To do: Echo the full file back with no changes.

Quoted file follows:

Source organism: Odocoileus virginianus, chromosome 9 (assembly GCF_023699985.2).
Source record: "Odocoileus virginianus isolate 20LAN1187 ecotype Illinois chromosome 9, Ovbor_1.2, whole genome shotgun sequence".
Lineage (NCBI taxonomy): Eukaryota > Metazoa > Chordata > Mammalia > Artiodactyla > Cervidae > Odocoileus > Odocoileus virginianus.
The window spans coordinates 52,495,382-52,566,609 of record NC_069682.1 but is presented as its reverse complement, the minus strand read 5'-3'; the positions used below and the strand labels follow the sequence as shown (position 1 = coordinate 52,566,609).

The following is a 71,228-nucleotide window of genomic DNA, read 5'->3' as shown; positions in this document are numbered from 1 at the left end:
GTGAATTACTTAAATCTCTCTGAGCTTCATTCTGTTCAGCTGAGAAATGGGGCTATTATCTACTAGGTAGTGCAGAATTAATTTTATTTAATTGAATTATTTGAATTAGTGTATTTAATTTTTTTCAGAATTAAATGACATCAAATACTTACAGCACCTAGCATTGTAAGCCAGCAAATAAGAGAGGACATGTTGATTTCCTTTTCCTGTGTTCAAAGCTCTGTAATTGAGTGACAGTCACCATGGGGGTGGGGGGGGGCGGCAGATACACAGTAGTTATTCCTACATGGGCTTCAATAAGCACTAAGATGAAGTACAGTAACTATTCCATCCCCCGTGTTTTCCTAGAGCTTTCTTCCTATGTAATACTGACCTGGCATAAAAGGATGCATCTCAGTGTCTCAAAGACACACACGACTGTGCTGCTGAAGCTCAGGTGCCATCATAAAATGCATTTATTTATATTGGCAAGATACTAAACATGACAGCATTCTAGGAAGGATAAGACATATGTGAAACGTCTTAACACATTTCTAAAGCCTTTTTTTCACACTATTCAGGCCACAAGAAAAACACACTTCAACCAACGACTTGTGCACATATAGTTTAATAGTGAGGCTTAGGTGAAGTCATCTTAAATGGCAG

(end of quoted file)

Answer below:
Source organism: Odocoileus virginianus, chromosome 9 (assembly GCF_023699985.2).
Source record: "Odocoileus virginianus isolate 20LAN1187 ecotype Illinois chromosome 9, Ovbor_1.2, whole genome shotgun sequence".
Lineage (NCBI taxonomy): Eukaryota > Metazoa > Chordata > Mammalia > Artiodactyla > Cervidae > Odocoileus > Odocoileus virginianus.
The window spans coordinates 52,495,382-52,566,609 of record NC_069682.1 but is presented as its reverse complement, the minus strand read 5'-3'; the positions used below and the strand labels follow the sequence as shown (position 1 = coordinate 52,566,609).

The following is a 71,228-nucleotide window of genomic DNA, read 5'->3' as shown; positions in this document are numbered from 1 at the left end:
GTGAATTACTTAAATCTCTCTGAGCTTCATTCTGTTCAGCTGAGAAATGGGGCTATTATCTACTAGGTAGTGCAGAATTAATTTTATTTAATTGAATTATTTGAATTAGTGTATTTAATTTTTTTCAGAATTAAATGACATCAAATACTTACAGCACCTAGCATTGTAAGCCAGCAAATAAGAGAGGACATGTTGATTTCCTTTTCCTGTGTTCAAAGCTCTGTAATTGAGTGACAGTCACCATGGGGGTGGGGGGGGGCGGCAGATACACAGTAGTTATTCCTACATGGGCTTCAATAAGCACTAAGATGAAGTACAGTAACTATTCCATCCCCCGTGTTTTCCTAGAGCTTTCTTCCTATGTAATACTGACCTGGCATAAAAGGATGCATCTCAGTGTCTCAAAGACACACACGACTGTGCTGCTGAAGCTCAGGTGCCATCATAAAATGCATTTATTTATATTGGCAAGATACTAAACATGACAGCATTCTAGGAAGGATAAGACATATGTGAAACGTCTTAACACATTTCTAAAGCCTTTTTTTCACACTATTCAGGCCACAAGAAAAACACACTTCAACCAACGACTTGTGCACATATAGTTTAATAGTGAGGCTTAGGTGAAGTCATCTTAAATGGCAG